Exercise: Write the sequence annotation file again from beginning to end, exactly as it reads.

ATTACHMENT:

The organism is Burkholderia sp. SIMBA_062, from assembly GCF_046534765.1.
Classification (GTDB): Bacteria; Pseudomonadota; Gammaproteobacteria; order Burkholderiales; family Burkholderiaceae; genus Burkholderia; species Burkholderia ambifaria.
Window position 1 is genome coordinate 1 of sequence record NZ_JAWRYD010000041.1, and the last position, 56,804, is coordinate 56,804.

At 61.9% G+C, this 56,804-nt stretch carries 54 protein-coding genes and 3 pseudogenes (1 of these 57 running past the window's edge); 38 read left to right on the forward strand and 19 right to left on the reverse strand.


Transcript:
The organism is Burkholderia sp. SIMBA_062, from assembly GCF_046534765.1.
Classification (GTDB): Bacteria; Pseudomonadota; Gammaproteobacteria; order Burkholderiales; family Burkholderiaceae; genus Burkholderia; species Burkholderia ambifaria.
Window position 1 is genome coordinate 1 of sequence record NZ_JAWRYD010000041.1, and the last position, 56,804, is coordinate 56,804.

At 61.9% G+C, this 56,804-nt stretch carries 54 protein-coding genes and 3 pseudogenes (1 of these 57 running past the window's edge); 38 read left to right on the forward strand and 19 right to left on the reverse strand.